|Danielle Jeffries & Ruby Howard|
Ruby Howard takes a while to warm up to describing past episodes of her life.
The 58-year-old Virginia Beach woman traveled a path through emergency rooms, psychiatric units and homeless shelters for a year before coming to an apartment complex where she's now seated with a case manager.
"I could see whole episodes go on that weren't really happening," Howard said. "I could come in here and not see this table. Or I could see something that is there and it ain't there. I was schizophrenic. My psychiatrist knew, but I didn't know. I didn't know what was wrong with me. I thought I was all right but I was totally messed up."
"I don't like to talk about it, because I don't like to think about it."
But she does because she feels strongly about the Cloverleaf apartment complex she moved into five years ago. It's run by Virginia Supportive Housing, a nonprofit that opened a complex in Norfolk a decade ago and has since opened 60-unit complexes in Virginia Beach, Portsmouth and Chesapeake.
It's just one example of a model that helps people at risk of being homeless because of finances or disability live in the community with onsite help.
A growing mix of people - the frail and elderly, the mentally ill, people confused by dementia, those without money or family - often fly under the radar.
But the old and frail often wind up together with the young and disabled in longterm-care facilities and adult homes. Some of the sites have staff well trained to blend the populations using therapeutic approaches, and give people space they need.
Others fall short, putting people at risk of injury.
Some housing options are available, but they're in short supply.
The Hope House Foundation, for instance, provides services in apartments and homes for people with disabilities. Community Services Boards support people with mental illness in apartments. PACE centers, or Programs of All-inclusive Care for the Elderly, in Virginia Beach and Portsmouth help disabled people 55 and older continue to live in neighborhood homes.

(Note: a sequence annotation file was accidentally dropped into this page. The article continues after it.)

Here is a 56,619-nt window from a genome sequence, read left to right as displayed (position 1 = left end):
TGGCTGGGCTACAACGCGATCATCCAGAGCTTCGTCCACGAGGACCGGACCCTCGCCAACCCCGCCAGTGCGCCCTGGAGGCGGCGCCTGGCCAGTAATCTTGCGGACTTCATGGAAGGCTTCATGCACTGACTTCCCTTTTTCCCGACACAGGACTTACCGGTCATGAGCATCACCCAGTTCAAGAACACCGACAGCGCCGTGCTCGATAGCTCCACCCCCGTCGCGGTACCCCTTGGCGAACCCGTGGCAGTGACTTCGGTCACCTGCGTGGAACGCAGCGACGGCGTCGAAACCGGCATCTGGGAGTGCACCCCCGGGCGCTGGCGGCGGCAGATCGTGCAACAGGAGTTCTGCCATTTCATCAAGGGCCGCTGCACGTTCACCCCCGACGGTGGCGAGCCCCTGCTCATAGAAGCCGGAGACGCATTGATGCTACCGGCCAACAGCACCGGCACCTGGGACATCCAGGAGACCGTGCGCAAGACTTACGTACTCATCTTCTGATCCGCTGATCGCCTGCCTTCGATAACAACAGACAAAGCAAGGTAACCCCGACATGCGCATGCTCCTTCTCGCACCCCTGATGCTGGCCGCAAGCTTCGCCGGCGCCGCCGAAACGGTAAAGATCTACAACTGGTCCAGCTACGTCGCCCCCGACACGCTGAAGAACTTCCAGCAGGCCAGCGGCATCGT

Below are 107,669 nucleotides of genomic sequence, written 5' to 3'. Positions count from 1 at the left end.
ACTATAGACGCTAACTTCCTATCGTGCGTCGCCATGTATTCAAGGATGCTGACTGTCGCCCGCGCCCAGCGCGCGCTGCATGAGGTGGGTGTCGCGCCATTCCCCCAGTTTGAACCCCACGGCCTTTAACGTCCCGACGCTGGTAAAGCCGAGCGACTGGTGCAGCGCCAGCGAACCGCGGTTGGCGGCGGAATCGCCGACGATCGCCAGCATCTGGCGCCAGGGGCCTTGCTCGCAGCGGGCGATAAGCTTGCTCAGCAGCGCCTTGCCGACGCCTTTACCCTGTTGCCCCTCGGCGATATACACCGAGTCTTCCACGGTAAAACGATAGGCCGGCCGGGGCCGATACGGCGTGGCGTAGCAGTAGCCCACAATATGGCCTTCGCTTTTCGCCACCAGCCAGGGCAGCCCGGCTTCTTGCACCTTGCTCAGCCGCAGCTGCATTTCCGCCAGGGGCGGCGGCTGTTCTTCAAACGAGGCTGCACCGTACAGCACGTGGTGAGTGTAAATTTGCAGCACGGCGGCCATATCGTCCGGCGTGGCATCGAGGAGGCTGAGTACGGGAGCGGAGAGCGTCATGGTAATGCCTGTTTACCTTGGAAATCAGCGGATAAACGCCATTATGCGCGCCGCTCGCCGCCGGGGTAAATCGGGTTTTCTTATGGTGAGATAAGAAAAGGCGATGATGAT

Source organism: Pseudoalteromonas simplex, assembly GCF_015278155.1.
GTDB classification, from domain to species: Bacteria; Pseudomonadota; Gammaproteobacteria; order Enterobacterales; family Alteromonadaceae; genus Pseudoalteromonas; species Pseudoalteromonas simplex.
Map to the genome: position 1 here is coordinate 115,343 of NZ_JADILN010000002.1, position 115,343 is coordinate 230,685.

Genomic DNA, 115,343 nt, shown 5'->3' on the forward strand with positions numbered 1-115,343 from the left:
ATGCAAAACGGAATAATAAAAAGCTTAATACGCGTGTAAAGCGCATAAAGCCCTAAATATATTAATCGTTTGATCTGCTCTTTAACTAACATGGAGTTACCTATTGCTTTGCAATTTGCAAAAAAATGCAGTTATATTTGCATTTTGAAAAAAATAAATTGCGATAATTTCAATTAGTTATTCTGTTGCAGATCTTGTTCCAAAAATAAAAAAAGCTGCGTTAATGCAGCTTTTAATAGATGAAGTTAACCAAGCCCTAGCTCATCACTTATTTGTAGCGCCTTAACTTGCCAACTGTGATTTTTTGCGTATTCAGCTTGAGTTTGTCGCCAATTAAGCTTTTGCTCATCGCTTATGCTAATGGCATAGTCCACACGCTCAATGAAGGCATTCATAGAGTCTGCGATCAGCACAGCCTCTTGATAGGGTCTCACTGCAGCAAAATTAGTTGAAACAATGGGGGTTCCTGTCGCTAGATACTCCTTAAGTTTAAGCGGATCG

The problem? There's not enough to go around.
Mira Signer, executive director of the Virginia chapter of the National Alliance on Mental Illness, said: "Generally, it's the same old story - state policy and funding that are not aligned with the needs of the disabled population. It's a very marginalized population, so the needs aren't known."
For instance, there have been bills before the General Assembly for years to expand the auxiliary grant program, which funds care for low-income, disabled people in assisted-living facilities and adult homes. Advocates want to increase the grant amount, which is so low now that many homes won't accept it, and expand it to other types of programs such as supportive independent living.
The legislation is continually tabled: "All they see are dollar signs, and they don't want to pay for it," Signer said.
But for those who support the idea, the dollar signs are in their favor.
Tracey Clark directs support services for the Virginia Supportive Housing complexes in Hampton Roads. She said a homeless person typically costs the public $50,000 a year in hospitals, jails and ER treatment, compared with $15,000 to $20,000 per person in one of their complexes.
"That's not to say everyone becomes the perfect community citizen and never goes to jail or the hospital," she said. "But the likelihood is less."
Howard, for one, has lessened her hospital time.
One day earlier this month she sat in an office at Cloverleaf apartments, where she comes to visit with case managers. On this day, it was Danielle Jeffries.
Another resident in the hallway was loudly complaining about someone who failed to show up. He spoke so angrily that Howard stopped talking and put her hand to her forehead.
"He's not always this way."
Jeffries asked whether she wanted her to bring in a white noise machine, but the tenant settled down and Howard returned to her story. (Continue Reading)
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For a lucky few, happy endings in living situations